For me, though, other than seeing the young (and super cute, did I mention that?) Björk in action, it’s the WTF avant garde antics of Bruni BB that steal the entire show. Directed by Friðrik Þór Friðriksson.
 

Posted by Richard Metzger
|
06.23.2014
06:02 pm
|
KUKL: Björk’s witchy, anarcho-punk, Crass-associated pre-Sugarcubes goth band
09.09.2013
05:47 pm
Topics:
Tags:


 
Considering that most Björk fans seem to know that she began her recording career at the ripe old age of 11, and that she was once a member of The Sugarcubes, it’s curious why more attention hasn’t been paid to KUKL, the group she was in prior to joining Sugarcubes, especially since much of the membership of the two bands overlaps.

KUKL (which means “witchcraft” in Medieval Icelandic) was a sort of Icelandic super-group, comprised of members of several noteworthy bands and formed, at first, to perform on the final episode of a radio program in August 1983. The following month, KUKL played on the same bill with Crass in Reykjavik, at a punk festival that was the largest crowd that Björk had performed in front of at that point, and made a lasting connection with Crass.

KUKL released both The Eye, their Georges Bataille-inspired first album and the Penny Rimbaud-produced Holidays in Europe (The Naughty Nought) through Crass Records. Although their personal politics, in the main, were sympatico with the UK anarcho-punk movement’s ethos—the Icelanders remained dedicated meat eaters—their music was dissimilar, owing more to acts like The Cure, Killing Joke or Siouxsie and The Banshees and incorporating primitivist ethnographic and free jazz-influenced elements. Like Throbbing Gristle, KUKL took to the stage infrequently, preferring to wait until the time was right and their energy was at its fullest potential, with each show having an element of magic intentionally thrown into the mix.

During 1985, KUKL occasionally played at higher profile Europe concerts, opening for the likes of Einstürzende Neubauten and Psychic TV. Along with The Virgin Prunes, The Mantis Dance Company, writer Kathy Acker and others, they performed at Psychic TV’s “Feast of the Flowering Light” event at the Hammersmith Palais, but in 1986 KUKL split with most of the members going on to reform as The Sugarcubes a few months later.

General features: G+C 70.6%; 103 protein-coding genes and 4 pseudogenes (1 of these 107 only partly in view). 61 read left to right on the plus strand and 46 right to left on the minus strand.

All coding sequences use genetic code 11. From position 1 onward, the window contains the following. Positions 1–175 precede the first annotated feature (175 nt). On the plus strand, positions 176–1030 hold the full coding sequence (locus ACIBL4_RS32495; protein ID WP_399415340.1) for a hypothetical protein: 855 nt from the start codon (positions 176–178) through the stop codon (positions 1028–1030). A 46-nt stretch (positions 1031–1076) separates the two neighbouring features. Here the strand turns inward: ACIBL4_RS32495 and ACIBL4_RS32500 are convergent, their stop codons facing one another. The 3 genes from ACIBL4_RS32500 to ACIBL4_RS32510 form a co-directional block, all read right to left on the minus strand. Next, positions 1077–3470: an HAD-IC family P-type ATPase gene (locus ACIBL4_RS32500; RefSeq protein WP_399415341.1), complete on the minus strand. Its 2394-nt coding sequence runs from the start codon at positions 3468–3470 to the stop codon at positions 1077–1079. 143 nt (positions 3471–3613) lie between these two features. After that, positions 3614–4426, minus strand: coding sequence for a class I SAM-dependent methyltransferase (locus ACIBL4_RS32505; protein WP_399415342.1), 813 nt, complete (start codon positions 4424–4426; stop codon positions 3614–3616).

KUKL left behind a handful of fascinating music videos:

“Anna”

A very pregnant Björk and KUKL on Icelandic television for an extended live performance in 1986.

More KUKL after the jump…

READ ON
Posted by Richard Metzger
|
09.09.2013
05:47 pm
|
Down the rabbit hole with Björk’s first album, recorded at the age of eleven
08.27.2013
10:35 am
Topics:
Tags:

Björk
 
Most intense Björk fans will know all of this information, but it was new to me and I found it pretty interesting. In 1977, at the age of 11, Björk released a self-titled album in Iceland that achieved moderate success. For some reason Allmusic.com gave it a very dismissive review—“Novelty value can only carry an album so far ... [it] will probably not be enough to keep you laughing, or interested for the duration”—but to my ears it holds up quite well. It reminds a little bit of ABBA.

More interestingly, to a surprising degree it puts Bjork’s solo career starting in 1993 into perspective. The first song,“Arabadrengurinn (The Arab Boy),” prominently features the sitar, the four covers on the album are well chosen, and you can pretty much draw a straight line from the show-tunes-y “Himnaför” to, say, the bombast of “It’s Oh So Quiet” or the standards of Gling-Gló.

I’m not saying that Björk is a mature work or even that Björk herself had that much to do with what songs were chosen and how they were arranged. What I’m saying is that when you record a really eclectic pop album that ranges all over the map when you’re eleven, it might serve as a clue that your later eclectic pop albums that range all over the map didn’t exactly come out of nowhere. Björk has had a musical career all of her life—she never really stopped recording in her teen years—and the only point worth making here is that there is far more continuity from Björk to Debut than discontinuity.

Oh, and the songs are pretty well executed and fun to listen to. So there’s that.

Okay. Chronology. Björk got started as a musician when a teacher of hers submitted a recording in which she sang Tina Charles’s song “I Love to Love” to RÚV, the only radio station in Iceland at the time.

Here’s Björk’s version:
 


 
Tina Charles’ version, for comparison:
 

 
A few years ago someone named Thomas Rinnan decided to find out more about Björk. Here are his findings:
 

Björk Guðmundsdóttir (literally ‘Gudmund’s daughter’) was born on 21st October 1966, in Iceland’s capital city, Reykjavik. From the age of six until she was 14, she attended a local music school, where she studied the classics, and learned to play the flute and the piano. The family home was a hippy commune, with a steam of artists and musicians among the constant human traffic. Björk’s stepfather, Saevar Arnason, was himself a guitarist, and played in a band called Pops, recreating Jimi Hendrix, Eric Clapton and “all that hippy music”. This bohemian atomsphere laid down a firm musical grounding for Björk’s future vocation, and provided a stepping stone to the first, and most remarkable, aspect of her recording career: an eponymously titled solo album, released in Iceland in 1977.